She did a pretty good job. We’d laughed and danced and flirted and made up, and it’s a surprise and a relief to learn that she missed me too. Actually, it’s an enormous relief, even if hanging out with Marcela did involve ditching work early and drinking on a school night. But what the hell—I had fun. Finally.

  Kellan and Crosbie are watching something on TV when I come up the stairs, and I spot the DVD box for the first season of Arrested Development sitting on the dining table as I enter. I squint at the screen and recognize the familiar characters, and when I look at Kellan he’s got the same “I don’t get it” look Marcela had when I made her watch it.

  “Steve Holt,” I say.

  Kellan scratches his chin and glances over at me. “Who?”

  I can practically feel Crosbie’s stare, but I refuse to make eye contact as I head into the kitchen and pour myself a glass of water. I’m a bit woozy and I brace myself against the counter as I drink.

  “Are you drunk?” Kellan calls, muting the show. It sounds like he’s trying not to laugh.

  “Just a little bit,” I reply. “I’ll be okay.”

  “Where were you?”

  “Marvin’s. Near work.”

  “With who?”

  “With whom,” I correct, putting my glass in the sink and heading for my room. “And that’s none of your business.”

  He raises an eyebrow. “I might like drunk Nora
.”

  “You did,” I say, without meaning to. “Good night.” I enter my bedroom and close the door.

  When I first realized Kellan didn’t remember our hookup, I was mortified. But now I think I was just naïve. My “relationships” last year were fleeting and shallow, and because I was only doing it to convince myself I was somebody exciting, I wasn’t even remotely invested in them, emotionally. The longest one lasted a month, and that’s just because it was the guy who took my virginity during frosh week and we felt obligated to keep seeing each other.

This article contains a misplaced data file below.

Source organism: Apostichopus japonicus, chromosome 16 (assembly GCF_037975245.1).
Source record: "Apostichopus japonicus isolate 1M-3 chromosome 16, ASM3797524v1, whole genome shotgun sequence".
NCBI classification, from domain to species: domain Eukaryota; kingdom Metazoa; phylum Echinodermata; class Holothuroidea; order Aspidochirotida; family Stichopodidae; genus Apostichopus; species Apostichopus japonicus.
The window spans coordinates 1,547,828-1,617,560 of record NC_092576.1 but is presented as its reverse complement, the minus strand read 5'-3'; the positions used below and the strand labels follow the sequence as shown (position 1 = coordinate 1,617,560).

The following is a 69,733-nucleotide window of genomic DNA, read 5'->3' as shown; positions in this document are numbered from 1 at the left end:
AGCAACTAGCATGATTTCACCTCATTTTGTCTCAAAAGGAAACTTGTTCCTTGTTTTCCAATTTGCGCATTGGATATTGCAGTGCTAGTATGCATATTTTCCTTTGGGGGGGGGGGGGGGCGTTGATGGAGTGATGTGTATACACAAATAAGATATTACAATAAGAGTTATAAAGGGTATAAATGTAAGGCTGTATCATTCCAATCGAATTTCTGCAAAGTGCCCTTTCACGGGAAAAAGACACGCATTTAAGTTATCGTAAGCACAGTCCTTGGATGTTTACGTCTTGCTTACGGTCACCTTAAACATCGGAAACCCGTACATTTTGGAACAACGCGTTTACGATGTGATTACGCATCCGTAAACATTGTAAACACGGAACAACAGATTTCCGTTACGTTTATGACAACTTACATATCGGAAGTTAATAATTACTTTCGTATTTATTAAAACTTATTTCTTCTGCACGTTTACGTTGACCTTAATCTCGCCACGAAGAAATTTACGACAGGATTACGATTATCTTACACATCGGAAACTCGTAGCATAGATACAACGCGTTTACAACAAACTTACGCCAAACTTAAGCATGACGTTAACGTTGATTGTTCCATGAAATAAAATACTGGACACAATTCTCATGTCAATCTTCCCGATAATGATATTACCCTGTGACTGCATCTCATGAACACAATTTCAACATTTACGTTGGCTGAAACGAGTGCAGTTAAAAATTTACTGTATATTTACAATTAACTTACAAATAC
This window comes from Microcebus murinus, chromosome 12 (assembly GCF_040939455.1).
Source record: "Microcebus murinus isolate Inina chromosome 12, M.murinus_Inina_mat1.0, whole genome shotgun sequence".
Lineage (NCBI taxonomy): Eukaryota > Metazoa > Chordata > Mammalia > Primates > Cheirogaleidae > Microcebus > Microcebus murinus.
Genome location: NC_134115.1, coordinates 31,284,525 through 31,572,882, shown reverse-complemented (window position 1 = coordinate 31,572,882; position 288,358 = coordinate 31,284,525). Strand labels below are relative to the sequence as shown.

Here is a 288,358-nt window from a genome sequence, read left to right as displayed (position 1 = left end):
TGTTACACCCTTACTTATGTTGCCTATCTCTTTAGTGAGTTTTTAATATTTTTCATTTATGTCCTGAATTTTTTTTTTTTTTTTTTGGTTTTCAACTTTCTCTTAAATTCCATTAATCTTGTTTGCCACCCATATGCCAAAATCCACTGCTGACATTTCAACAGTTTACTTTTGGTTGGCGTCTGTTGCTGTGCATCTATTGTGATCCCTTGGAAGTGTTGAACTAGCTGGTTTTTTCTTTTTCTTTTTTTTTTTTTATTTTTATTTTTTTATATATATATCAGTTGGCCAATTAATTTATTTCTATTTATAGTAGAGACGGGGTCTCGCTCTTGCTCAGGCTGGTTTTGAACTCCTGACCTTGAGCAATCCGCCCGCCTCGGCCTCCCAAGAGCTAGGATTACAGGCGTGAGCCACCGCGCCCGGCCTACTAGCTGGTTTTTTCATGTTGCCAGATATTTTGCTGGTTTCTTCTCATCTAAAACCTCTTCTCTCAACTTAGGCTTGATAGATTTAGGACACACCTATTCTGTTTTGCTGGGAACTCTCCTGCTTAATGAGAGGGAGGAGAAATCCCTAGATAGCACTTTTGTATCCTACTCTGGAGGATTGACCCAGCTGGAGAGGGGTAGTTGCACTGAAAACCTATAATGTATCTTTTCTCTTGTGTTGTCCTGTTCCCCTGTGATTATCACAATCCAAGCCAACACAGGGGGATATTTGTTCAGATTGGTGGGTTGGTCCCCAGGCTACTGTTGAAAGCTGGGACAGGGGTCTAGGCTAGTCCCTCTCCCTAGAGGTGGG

Kellan is the crush everybody has. Crosbie is the sidekick.

  He’s the Nora to Kellan’s Marcela.

  He’s the one you forget.

  chapter seven

  I have a ten o’clock class on Thursday mornings, so I sleep in until nine then stumble bleary-eyed out of my room to hunt down some frozen waffles for breakfast. It’s chilly in the apartment and I shift from foot to foot as I shiver in my sweatshirt and shorts waiting for the toaster to finish its job.

  “Hey.”

  I jolt and turn around to find Kellan on the living room floor, dressed in his running clothes and touching his toes. “What are you doing here?” I never see Kellan in the mornings and I’ve kind of gotten used to having the place to myself. He’s either sleeping in—or sleeping out—when I leave for class, and this is unusual.

  “Group run,” he says, switching legs. “In ten minutes.”

  I glance out the window. The sun is up, glinting off the yellowing leaves of the trees that line the street. It’s already shaping up to be a much better day than yesterday. In fact, now that I’ve made the decision to forget Crosbie Lucas, everything is looking up.

  “Have fun,” I say, stacking the waffles on a plate, dousing them in syrup, and preparing to retreat to my room. I know Kellan’s running group slowly picks up members as they begin their route, and Crosbie normally comes inside when they reach our place. My new plan does not involve seeing Crosbie nine hours after the plan went into effect.

  “Hey,” Kellan says, standing and cracking his back.

  I pause at the door to my room, waffle halfway to my mouth. “What’s up?”

 

Turn Navi Off
Turn Navi On
Scroll Up
Scroll